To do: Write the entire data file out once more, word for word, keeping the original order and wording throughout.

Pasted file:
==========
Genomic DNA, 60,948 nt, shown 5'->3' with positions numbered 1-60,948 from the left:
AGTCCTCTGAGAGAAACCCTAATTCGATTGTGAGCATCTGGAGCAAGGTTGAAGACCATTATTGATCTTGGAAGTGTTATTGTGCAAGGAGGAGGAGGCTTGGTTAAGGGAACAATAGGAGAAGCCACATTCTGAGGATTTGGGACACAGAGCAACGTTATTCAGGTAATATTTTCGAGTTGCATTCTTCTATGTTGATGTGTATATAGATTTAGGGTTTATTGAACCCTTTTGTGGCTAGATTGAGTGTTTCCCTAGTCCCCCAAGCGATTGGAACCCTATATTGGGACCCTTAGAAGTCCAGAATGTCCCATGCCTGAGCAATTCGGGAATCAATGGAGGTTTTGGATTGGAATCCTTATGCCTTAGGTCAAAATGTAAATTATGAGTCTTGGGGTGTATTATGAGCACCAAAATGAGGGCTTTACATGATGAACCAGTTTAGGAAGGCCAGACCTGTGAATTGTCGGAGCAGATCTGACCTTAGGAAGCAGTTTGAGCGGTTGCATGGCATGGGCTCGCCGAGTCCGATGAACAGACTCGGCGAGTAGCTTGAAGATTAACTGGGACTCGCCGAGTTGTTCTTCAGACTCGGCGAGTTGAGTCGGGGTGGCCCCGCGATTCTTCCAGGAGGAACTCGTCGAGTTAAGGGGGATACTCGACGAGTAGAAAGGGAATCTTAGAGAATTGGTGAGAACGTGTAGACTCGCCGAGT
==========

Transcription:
Genomic DNA, 60,948 nt, shown 5'->3' with positions numbered 1-60,948 from the left:
AGTCCTCTGAGAGAAACCCTAATTCGATTGTGAGCATCTGGAGCAAGGTTGAAGACCATTATTGATCTTGGAAGTGTTATTGTGCAAGGAGGAGGAGGCTTGGTTAAGGGAACAATAGGAGAAGCCACATTCTGAGGATTTGGGACACAGAGCAACGTTATTCAGGTAATATTTTCGAGTTGCATTCTTCTATGTTGATGTGTATATAGATTTAGGGTTTATTGAACCCTTTTGTGGCTAGATTGAGTGTTTCCCTAGTCCCCCAAGCGATTGGAACCCTATATTGGGACCCTTAGAAGTCCAGAATGTCCCATGCCTGAGCAATTCGGGAATCAATGGAGGTTTTGGATTGGAATCCTTATGCCTTAGGTCAAAATGTAAATTATGAGTCTTGGGGTGTATTATGAGCACCAAAATGAGGGCTTTACATGATGAACCAGTTTAGGAAGGCCAGACCTGTGAATTGTCGGAGCAGATCTGACCTTAGGAAGCAGTTTGAGCGGTTGCATGGCATGGGCTCGCCGAGTCCGATGAACAGACTCGGCGAGTAGCTTGAAGATTAACTGGGACTCGCCGAGTTGTTCTTCAGACTCGGCGAGTTGAGTCGGGGTGGCCCCGCGATTCTTCCAGGAGGAACTCGTCGAGTTAAGGGGGATACTCGACGAGTAGAAAGGGAATCTTAGAGAATTGGTGAGAACGTGTAGACTCGCCGAGT